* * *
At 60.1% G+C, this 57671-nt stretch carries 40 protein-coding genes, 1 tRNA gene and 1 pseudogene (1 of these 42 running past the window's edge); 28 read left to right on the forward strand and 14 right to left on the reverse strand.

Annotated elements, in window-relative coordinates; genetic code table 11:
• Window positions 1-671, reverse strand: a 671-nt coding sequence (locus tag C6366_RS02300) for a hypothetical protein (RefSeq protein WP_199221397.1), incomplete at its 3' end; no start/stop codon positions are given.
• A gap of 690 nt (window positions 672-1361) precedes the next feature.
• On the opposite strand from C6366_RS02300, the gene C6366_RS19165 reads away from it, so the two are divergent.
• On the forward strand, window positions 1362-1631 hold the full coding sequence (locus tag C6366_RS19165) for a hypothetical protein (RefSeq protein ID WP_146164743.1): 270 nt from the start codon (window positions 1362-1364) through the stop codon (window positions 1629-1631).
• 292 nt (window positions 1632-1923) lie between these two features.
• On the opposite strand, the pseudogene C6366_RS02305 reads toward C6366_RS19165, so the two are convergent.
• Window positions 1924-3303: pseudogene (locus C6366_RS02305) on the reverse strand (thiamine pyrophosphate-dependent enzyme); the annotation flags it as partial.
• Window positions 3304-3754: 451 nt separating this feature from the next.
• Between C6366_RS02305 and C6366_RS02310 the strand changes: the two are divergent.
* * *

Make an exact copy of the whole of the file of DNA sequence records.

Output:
At 60.1% G+C, this 57671-nt stretch carries 40 protein-coding genes, 1 tRNA gene and 1 pseudogene (1 of these 42 running past the window's edge); 28 read left to right on the forward strand and 14 right to left on the reverse strand.

Annotated elements, in window-relative coordinates; genetic code table 11:
• Window positions 1-671, reverse strand: a 671-nt coding sequence (locus tag C6366_RS02300) for a hypothetical protein (RefSeq protein WP_199221397.1), incomplete at its 3' end; no start/stop codon positions are given.
• A gap of 690 nt (window positions 672-1361) precedes the next feature.
• On the opposite strand from C6366_RS02300, the gene C6366_RS19165 reads away from it, so the two are divergent.
• On the forward strand, window positions 1362-1631 hold the full coding sequence (locus tag C6366_RS19165) for a hypothetical protein (RefSeq protein ID WP_146164743.1): 270 nt from the start codon (window positions 1362-1364) through the stop codon (window positions 1629-1631).
• 292 nt (window positions 1632-1923) lie between these two features.
• On the opposite strand, the pseudogene C6366_RS02305 reads toward C6366_RS19165, so the two are convergent.
• Window positions 1924-3303: pseudogene (locus C6366_RS02305) on the reverse strand (thiamine pyrophosphate-dependent enzyme); the annotation flags it as partial.
• Window positions 3304-3754: 451 nt separating this feature from the next.
• Between C6366_RS02305 and C6366_RS02310 the strand changes: the two are divergent.